The fascia 16 provides a user interface to allow a user to interact with the ATM 10. In particular, the fascia 16 has apertures aligning with modules mounted in the chassis 14 when the fascia 16 is pivoted to the closed position. The fascia 16 defines the card reader slot 20 aligning with a card reader module 22 mounted within the chassis 14; a receipt printer slot 24 aligning with a receipt printer module 26 mounted within the chassis 14; a display aperture 28 aligning with a combined display 30 and associated function display keys (FDKs) 34 mounted as a module within the chassis 14; a dispenser slot 36 aligning with a dispenser module 38 mounted within the chassis 14; and a deposit aperture 40 aligning with a deposit module 42 mounted within the chassis 14.

The fascia 16 also includes an encrypting keypad 50 mounted on a shelf portion 52 extending outwardly from beneath the display aperture 28. The encrypting keypad 50 also receives input from the FDKs 34.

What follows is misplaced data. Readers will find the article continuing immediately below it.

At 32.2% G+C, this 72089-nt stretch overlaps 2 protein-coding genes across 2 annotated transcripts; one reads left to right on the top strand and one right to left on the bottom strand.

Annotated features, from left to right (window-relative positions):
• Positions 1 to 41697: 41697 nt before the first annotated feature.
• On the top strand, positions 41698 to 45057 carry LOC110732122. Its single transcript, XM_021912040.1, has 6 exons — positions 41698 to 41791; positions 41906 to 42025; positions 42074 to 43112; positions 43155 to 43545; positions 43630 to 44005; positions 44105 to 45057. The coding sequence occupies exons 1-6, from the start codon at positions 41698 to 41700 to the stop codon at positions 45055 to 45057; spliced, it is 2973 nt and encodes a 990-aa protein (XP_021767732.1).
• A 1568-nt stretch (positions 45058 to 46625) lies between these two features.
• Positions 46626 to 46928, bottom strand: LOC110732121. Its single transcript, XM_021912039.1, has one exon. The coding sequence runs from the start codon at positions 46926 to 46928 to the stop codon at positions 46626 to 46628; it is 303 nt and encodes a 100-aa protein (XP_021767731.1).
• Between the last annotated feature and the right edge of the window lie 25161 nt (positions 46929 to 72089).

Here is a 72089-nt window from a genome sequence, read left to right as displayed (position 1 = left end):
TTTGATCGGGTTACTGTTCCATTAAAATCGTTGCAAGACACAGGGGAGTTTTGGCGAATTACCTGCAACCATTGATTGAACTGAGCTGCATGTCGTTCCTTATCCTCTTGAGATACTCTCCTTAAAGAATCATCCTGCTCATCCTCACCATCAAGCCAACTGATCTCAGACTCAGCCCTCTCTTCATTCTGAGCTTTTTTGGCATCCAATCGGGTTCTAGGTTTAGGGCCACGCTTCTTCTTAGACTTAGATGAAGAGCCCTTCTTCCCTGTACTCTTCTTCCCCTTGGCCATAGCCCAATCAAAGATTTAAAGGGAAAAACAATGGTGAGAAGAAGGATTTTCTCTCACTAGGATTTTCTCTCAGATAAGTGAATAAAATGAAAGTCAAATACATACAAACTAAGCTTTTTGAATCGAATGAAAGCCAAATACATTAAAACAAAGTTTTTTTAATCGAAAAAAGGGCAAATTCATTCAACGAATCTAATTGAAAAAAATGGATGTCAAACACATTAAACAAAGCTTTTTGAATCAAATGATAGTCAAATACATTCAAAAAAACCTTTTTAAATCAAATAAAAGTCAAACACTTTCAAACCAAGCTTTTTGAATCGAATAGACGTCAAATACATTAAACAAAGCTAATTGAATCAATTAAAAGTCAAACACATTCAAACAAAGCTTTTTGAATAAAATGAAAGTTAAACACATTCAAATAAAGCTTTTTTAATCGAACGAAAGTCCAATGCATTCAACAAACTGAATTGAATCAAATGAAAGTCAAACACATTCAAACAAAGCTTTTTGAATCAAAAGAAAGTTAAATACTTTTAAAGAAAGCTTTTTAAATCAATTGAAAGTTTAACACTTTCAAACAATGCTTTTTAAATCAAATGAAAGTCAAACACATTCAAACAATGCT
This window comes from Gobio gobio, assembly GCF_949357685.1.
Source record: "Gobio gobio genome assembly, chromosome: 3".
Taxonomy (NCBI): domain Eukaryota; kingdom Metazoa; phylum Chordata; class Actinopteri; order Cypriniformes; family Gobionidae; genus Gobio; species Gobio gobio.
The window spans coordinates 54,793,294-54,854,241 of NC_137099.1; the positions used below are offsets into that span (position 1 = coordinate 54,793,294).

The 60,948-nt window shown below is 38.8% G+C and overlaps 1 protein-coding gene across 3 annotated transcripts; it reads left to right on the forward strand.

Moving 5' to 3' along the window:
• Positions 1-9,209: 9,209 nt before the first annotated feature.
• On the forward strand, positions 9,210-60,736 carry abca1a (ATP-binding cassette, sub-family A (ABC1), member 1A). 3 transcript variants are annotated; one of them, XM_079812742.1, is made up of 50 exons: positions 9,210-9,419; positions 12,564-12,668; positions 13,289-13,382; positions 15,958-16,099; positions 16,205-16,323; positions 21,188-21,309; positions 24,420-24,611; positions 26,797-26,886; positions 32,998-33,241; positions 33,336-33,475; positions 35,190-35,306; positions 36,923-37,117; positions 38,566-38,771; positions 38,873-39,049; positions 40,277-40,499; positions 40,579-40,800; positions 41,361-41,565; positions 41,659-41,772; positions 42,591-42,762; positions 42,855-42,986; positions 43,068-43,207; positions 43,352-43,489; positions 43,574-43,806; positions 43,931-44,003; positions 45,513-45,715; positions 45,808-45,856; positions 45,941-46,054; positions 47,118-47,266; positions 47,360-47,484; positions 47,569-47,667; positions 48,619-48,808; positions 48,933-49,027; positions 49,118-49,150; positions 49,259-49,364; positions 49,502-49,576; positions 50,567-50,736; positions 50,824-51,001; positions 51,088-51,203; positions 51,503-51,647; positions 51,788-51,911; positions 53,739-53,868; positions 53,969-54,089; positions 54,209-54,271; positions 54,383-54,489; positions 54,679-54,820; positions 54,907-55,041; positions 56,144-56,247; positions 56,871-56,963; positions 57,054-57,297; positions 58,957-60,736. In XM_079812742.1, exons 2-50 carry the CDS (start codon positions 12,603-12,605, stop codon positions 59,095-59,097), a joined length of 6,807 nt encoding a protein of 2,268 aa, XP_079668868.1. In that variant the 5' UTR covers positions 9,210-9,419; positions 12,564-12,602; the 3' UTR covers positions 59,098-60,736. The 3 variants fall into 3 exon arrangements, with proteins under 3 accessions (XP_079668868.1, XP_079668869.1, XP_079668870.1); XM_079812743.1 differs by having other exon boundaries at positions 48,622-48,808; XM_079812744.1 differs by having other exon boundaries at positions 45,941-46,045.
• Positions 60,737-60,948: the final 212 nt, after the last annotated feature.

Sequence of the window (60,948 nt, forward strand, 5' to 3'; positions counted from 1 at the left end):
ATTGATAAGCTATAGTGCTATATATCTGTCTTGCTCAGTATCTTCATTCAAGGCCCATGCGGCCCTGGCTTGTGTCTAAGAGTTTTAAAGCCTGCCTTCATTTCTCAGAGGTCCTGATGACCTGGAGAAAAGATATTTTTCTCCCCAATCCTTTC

A biometric module 12 is mounted in the shelf portion 52 and includes (i.) a sensor 56 for receiving a human finger and for capturing fingerprint details, and (ii.) an interface 58 for encrypting and relaying a captured fingerprint image. The sensor 56 protrudes through an aperture in the shelf portion 52, and the interface 58 is mounted behind the shelf portion 52. The biometric sensor 56 is a Fingerloc (trade mark) AF-S2 fingerprint sensor, available from Authentec, Inc., P.O. Box 2719, Melbourne, Fla. 32902-2719, U.S.A.

As illustrated in FIG. 2, internally, the ATM 10 also includes a journal printer module 60 for creating a record of every transaction executed by the ATM 10, a network connection module 64 for accessing a remote authorization system (not shown), and a controller module 66 (in the form of a PC core) for controlling the operation of the ATM 10, including the operation of the modules.